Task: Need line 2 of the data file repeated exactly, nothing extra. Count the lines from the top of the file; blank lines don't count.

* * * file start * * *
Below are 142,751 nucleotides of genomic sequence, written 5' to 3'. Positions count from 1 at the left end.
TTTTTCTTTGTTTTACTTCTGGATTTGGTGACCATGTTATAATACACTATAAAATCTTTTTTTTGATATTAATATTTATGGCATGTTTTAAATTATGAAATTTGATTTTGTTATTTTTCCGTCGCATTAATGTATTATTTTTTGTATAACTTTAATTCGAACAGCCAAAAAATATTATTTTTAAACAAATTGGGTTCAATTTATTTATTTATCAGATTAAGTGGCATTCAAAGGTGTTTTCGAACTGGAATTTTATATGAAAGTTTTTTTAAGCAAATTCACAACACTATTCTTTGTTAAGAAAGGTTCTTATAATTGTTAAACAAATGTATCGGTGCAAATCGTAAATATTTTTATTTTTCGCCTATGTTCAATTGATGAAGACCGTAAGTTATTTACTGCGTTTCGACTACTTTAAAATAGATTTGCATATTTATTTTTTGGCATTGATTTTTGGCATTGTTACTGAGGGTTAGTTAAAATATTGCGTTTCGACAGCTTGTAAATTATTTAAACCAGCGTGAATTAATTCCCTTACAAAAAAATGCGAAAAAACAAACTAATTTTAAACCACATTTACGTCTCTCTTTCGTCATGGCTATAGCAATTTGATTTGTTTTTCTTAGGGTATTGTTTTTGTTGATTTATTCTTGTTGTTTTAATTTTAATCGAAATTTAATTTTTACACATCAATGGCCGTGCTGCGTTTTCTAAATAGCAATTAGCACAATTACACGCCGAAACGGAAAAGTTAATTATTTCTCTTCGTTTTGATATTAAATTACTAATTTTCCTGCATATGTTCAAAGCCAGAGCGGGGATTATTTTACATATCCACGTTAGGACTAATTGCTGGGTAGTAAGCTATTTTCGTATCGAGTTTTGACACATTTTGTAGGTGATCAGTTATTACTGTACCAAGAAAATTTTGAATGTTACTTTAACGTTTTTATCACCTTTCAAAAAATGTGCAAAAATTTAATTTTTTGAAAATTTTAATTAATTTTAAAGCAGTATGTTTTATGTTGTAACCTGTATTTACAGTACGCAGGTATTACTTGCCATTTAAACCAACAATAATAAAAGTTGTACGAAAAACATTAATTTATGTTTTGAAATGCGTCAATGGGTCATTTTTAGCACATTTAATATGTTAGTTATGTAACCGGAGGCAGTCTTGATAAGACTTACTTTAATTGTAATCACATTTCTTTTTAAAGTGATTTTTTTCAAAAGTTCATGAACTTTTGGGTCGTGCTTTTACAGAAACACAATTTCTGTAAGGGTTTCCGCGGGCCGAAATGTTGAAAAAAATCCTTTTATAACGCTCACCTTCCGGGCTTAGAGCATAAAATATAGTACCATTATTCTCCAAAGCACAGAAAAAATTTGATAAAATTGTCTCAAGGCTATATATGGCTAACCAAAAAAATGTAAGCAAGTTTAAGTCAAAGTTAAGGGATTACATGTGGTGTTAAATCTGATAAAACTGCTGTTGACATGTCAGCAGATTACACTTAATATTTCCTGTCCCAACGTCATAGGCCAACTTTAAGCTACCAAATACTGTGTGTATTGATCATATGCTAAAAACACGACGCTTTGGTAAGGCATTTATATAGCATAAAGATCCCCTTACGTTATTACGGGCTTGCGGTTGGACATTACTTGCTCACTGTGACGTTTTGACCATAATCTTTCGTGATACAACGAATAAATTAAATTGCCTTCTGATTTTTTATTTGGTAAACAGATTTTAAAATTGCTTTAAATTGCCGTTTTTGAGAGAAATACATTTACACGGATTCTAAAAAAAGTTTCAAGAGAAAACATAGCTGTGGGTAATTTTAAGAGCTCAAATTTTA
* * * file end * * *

TTTTTCTTTGTTTTACTTCTGGATTTGGTGACCATGTTATAATACACTATAAAATCTTTTTTTTGATATTAATATTTATGGCATGTTTTAAATTATGAAATTTGATTTTGTTATTTTTCCGTCGCATTAATGTATTATTTTTTGTATAACTTTAATTCGAACAGCCAAAAAATATTATTTTTAAACAAATTGGGTTCAATTTATTTATTTATCAGATTAAGTGGCATTCAAAGGTGTTTTCGAACTGGAATTTTATATGAAAGTTTTTTTAAGCAAATTCACAACACTATTCTTTGTTAAGAAAGGTTCTTATAATTGTTAAACAAATGTATCGGTGCAAATCGTAAATATTTTTATTTTTCGCCTATGTTCAATTGATGAAGACCGTAAGTTATTTACTGCGTTTCGACTACTTTAAAATAGATTTGCATATTTATTTTTTGGCATTGATTTTTGGCATTGTTACTGAGGGTTAGTTAAAATATTGCGTTTCGACAGCTTGTAAATTATTTAAACCAGCGTGAATTAATTCCCTTACAAAAAAATGCGAAAAAACAAACTAATTTTAAACCACATTTACGTCTCTCTTTCGTCATGGCTATAGCAATTTGATTTGTTTTTCTTAGGGTATTGTTTTTGTTGATTTATTCTTGTTGTTTTAATTTTAATCGAAATTTAATTTTTACACATCAATGGCCGTGCTGCGTTTTCTAAATAGCAATTAGCACAATTACACGCCGAAACGGAAAAGTTAATTATTTCTCTTCGTTTTGATATTAAATTACTAATTTTCCTGCATATGTTCAAAGCCAGAGCGGGGATTATTTTACATATCCACGTTAGGACTAATTGCTGGGTAGTAAGCTATTTTCGTATCGAGTTTTGACACATTTTGTAGGTGATCAGTTATTACTGTACCAAGAAAATTTTGAATGTTACTTTAACGTTTTTATCACCTTTCAAAAAATGTGCAAAAATTTAATTTTTTGAAAATTTTAATTAATTTTAAAGCAGTATGTTTTATGTTGTAACCTGTATTTACAGTACGCAGGTATTACTTGCCATTTAAACCAACAATAATAAAAGTTGTACGAAAAACATTAATTTATGTTTTGAAATGCGTCAATGGGTCATTTTTAGCACATTTAATATGTTAGTTATGTAACCGGAGGCAGTCTTGATAAGACTTACTTTAATTGTAATCACATTTCTTTTTAAAGTGATTTTTTTCAAAAGTTCATGAACTTTTGGGTCGTGCTTTTACAGAAACACAATTTCTGTAAGGGTTTCCGCGGGCCGAAATGTTGAAAAAAATCCTTTTATAACGCTCACCTTCCGGGCTTAGAGCATAAAATATAGTACCATTATTCTCCAAAGCACAGAAAAAATTTGATAAAATTGTCTCAAGGCTATATATGGCTAACCAAAAAAATGTAAGCAAGTTTAAGTCAAAGTTAAGGGATTACATGTGGTGTTAAATCTGATAAAACTGCTGTTGACATGTCAGCAGATTACACTTAATATTTCCTGTCCCAACGTCATAGGCCAACTTTAAGCTACCAAATACTGTGTGTATTGATCATATGCTAAAAACACGACGCTTTGGTAAGGCATTTATATAGCATAAAGATCCCCTTACGTTATTACGGGCTTGCGGTTGGACATTACTTGCTCACTGTGACGTTTTGACCATAATCTTTCGTGATACAACGAATAAATTAAATTGCCTTCTGATTTTTTATTTGGTAAACAGATTTTAAAATTGCTTTAAATTGCCGTTTTTGAGAGAAATACATTTACACGGATTCTAAAAAAAGTTTCAAGAGAAAACATAGCTGTGGGTAATTTTAAGAGCTCAAATTTTA